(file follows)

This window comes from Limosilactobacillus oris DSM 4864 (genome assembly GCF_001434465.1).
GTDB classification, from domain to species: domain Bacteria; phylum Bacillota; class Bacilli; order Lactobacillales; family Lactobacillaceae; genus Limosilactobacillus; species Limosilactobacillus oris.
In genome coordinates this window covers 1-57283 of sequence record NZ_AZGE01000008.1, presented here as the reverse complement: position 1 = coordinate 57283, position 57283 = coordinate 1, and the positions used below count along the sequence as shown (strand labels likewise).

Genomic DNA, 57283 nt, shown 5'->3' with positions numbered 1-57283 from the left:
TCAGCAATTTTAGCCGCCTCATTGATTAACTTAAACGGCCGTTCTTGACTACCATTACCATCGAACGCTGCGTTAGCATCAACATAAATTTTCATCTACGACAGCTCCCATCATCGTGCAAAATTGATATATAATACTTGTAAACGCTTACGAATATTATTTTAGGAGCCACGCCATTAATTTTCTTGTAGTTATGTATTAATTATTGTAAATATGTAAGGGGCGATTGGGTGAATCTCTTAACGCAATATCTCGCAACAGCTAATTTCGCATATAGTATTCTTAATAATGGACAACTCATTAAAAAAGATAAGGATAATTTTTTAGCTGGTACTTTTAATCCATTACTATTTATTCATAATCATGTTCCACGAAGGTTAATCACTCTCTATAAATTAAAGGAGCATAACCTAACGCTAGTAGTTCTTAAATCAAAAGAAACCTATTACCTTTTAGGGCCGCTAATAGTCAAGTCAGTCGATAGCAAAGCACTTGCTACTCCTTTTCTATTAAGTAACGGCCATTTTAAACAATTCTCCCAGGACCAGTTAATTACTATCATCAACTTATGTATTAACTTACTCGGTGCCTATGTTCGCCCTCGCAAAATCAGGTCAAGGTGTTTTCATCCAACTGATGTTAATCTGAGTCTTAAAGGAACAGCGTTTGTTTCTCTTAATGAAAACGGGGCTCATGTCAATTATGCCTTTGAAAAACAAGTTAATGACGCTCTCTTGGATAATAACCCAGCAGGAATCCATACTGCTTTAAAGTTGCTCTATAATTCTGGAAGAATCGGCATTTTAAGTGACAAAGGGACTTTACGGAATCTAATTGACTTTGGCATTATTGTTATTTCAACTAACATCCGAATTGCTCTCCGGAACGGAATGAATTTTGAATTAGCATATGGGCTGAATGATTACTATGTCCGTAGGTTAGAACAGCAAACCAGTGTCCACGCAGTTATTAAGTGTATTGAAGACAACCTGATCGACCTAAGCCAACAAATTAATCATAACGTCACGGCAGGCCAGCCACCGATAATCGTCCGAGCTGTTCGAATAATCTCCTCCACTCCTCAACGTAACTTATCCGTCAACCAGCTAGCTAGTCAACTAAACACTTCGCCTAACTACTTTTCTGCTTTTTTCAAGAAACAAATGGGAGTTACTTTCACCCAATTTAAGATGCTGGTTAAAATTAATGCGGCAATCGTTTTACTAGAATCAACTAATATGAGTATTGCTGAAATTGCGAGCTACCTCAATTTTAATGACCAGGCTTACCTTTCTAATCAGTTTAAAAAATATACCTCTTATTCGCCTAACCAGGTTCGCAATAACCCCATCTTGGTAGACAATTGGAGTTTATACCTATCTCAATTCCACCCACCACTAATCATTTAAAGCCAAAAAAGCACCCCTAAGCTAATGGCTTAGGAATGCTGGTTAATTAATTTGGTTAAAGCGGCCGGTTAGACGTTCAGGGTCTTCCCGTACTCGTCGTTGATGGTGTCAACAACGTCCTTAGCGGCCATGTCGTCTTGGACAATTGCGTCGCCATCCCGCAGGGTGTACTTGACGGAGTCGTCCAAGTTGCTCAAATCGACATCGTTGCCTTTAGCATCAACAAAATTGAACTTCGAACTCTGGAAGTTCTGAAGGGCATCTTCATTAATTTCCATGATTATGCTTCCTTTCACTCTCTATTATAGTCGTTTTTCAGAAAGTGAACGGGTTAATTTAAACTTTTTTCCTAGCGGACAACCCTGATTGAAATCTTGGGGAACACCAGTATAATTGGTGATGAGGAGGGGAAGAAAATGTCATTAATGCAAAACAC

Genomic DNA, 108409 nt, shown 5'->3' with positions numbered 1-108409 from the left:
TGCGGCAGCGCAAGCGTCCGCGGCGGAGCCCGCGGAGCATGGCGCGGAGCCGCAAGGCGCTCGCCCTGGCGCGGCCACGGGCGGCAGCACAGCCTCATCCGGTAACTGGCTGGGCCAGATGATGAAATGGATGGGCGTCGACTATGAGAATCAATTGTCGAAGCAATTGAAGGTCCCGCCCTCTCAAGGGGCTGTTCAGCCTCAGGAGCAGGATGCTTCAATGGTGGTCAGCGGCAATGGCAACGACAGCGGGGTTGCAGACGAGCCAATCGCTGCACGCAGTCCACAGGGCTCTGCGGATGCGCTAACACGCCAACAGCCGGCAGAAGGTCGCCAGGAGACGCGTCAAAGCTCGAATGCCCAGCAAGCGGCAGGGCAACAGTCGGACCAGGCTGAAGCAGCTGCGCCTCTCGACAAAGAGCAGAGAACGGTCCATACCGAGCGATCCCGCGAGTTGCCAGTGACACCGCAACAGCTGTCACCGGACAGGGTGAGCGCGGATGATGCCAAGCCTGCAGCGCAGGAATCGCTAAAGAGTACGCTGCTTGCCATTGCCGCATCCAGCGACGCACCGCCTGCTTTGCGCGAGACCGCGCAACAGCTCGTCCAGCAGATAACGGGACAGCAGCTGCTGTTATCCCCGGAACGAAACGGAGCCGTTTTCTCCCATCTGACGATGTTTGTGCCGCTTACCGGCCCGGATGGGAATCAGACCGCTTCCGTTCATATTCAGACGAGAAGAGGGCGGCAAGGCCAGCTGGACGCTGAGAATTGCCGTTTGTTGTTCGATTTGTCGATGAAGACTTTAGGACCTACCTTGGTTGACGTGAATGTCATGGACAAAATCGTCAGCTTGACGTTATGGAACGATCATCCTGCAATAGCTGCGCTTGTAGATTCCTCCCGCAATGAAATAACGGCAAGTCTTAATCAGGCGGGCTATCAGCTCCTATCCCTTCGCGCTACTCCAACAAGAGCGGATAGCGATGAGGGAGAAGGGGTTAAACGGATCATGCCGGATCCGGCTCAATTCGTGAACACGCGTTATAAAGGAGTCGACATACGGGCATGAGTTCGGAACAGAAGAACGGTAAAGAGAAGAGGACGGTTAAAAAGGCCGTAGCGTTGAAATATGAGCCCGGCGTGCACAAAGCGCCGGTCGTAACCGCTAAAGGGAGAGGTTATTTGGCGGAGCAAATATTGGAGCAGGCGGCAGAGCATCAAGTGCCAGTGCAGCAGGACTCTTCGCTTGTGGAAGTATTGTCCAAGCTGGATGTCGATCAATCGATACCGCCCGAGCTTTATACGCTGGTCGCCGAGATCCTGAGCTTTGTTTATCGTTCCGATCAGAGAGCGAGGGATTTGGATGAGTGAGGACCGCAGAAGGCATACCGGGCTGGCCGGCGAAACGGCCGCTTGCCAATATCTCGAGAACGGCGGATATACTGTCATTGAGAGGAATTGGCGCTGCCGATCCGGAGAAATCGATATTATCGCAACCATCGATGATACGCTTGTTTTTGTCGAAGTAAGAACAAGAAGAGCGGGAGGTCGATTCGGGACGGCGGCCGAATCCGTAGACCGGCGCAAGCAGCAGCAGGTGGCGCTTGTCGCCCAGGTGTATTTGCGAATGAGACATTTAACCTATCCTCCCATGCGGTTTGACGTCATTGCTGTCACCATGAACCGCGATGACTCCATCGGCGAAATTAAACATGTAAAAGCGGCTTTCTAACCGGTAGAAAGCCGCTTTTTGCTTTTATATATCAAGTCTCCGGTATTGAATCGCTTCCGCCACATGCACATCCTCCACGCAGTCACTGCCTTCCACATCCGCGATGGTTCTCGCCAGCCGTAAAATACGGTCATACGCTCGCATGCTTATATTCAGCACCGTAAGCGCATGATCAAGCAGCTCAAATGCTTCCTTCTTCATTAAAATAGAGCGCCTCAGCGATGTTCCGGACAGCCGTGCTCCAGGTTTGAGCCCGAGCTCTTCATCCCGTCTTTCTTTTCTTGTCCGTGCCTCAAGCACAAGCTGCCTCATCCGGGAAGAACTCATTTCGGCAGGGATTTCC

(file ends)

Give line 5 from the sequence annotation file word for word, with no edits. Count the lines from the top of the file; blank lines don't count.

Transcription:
TCAGCAATTTTAGCCGCCTCATTGATTAACTTAAACGGCCGTTCTTGACTACCATTACCATCGAACGCTGCGTTAGCATCAACATAAATTTTCATCTACGACAGCTCCCATCATCGTGCAAAATTGATATATAATACTTGTAAACGCTTACGAATATTATTTTAGGAGCCACGCCATTAATTTTCTTGTAGTTATGTATTAATTATTGTAAATATGTAAGGGGCGATTGGGTGAATCTCTTAACGCAATATCTCGCAACAGCTAATTTCGCATATAGTATTCTTAATAATGGACAACTCATTAAAAAAGATAAGGATAATTTTTTAGCTGGTACTTTTAATCCATTACTATTTATTCATAATCATGTTCCACGAAGGTTAATCACTCTCTATAAATTAAAGGAGCATAACCTAACGCTAGTAGTTCTTAAATCAAAAGAAACCTATTACCTTTTAGGGCCGCTAATAGTCAAGTCAGTCGATAGCAAAGCACTTGCTACTCCTTTTCTATTAAGTAACGGCCATTTTAAACAATTCTCCCAGGACCAGTTAATTACTATCATCAACTTATGTATTAACTTACTCGGTGCCTATGTTCGCCCTCGCAAAATCAGGTCAAGGTGTTTTCATCCAACTGATGTTAATCTGAGTCTTAAAGGAACAGCGTTTGTTTCTCTTAATGAAAACGGGGCTCATGTCAATTATGCCTTTGAAAAACAAGTTAATGACGCTCTCTTGGATAATAACCCAGCAGGAATCCATACTGCTTTAAAGTTGCTCTATAATTCTGGAAGAATCGGCATTTTAAGTGACAAAGGGACTTTACGGAATCTAATTGACTTTGGCATTATTGTTATTTCAACTAACATCCGAATTGCTCTCCGGAACGGAATGAATTTTGAATTAGCATATGGGCTGAATGATTACTATGTCCGTAGGTTAGAACAGCAAACCAGTGTCCACGCAGTTATTAAGTGTATTGAAGACAACCTGATCGACCTAAGCCAACAAATTAATCATAACGTCACGGCAGGCCAGCCACCGATAATCGTCCGAGCTGTTCGAATAATCTCCTCCACTCCTCAACGTAACTTATCCGTCAACCAGCTAGCTAGTCAACTAAACACTTCGCCTAACTACTTTTCTGCTTTTTTCAAGAAACAAATGGGAGTTACTTTCACCCAATTTAAGATGCTGGTTAAAATTAATGCGGCAATCGTTTTACTAGAATCAACTAATATGAGTATTGCTGAAATTGCGAGCTACCTCAATTTTAATGACCAGGCTTACCTTTCTAATCAGTTTAAAAAATATACCTCTTATTCGCCTAACCAGGTTCGCAATAACCCCATCTTGGTAGACAATTGGAGTTTATACCTATCTCAATTCCACCCACCACTAATCATTTAAAGCCAAAAAAGCACCCCTAAGCTAATGGCTTAGGAATGCTGGTTAATTAATTTGGTTAAAGCGGCCGGTTAGACGTTCAGGGTCTTCCCGTACTCGTCGTTGATGGTGTCAACAACGTCCTTAGCGGCCATGTCGTCTTGGACAATTGCGTCGCCATCCCGCAGGGTGTACTTGACGGAGTCGTCCAAGTTGCTCAAATCGACATCGTTGCCTTTAGCATCAACAAAATTGAACTTCGAACTCTGGAAGTTCTGAAGGGCATCTTCATTAATTTCCATGATTATGCTTCCTTTCACTCTCTATTATAGTCGTTTTTCAGAAAGTGAACGGGTTAATTTAAACTTTTTTCCTAGCGGACAACCCTGATTGAAATCTTGGGGAACACCAGTATAATTGGTGATGAGGAGGGGAAGAAAATGTCATTAATGCAAAACAC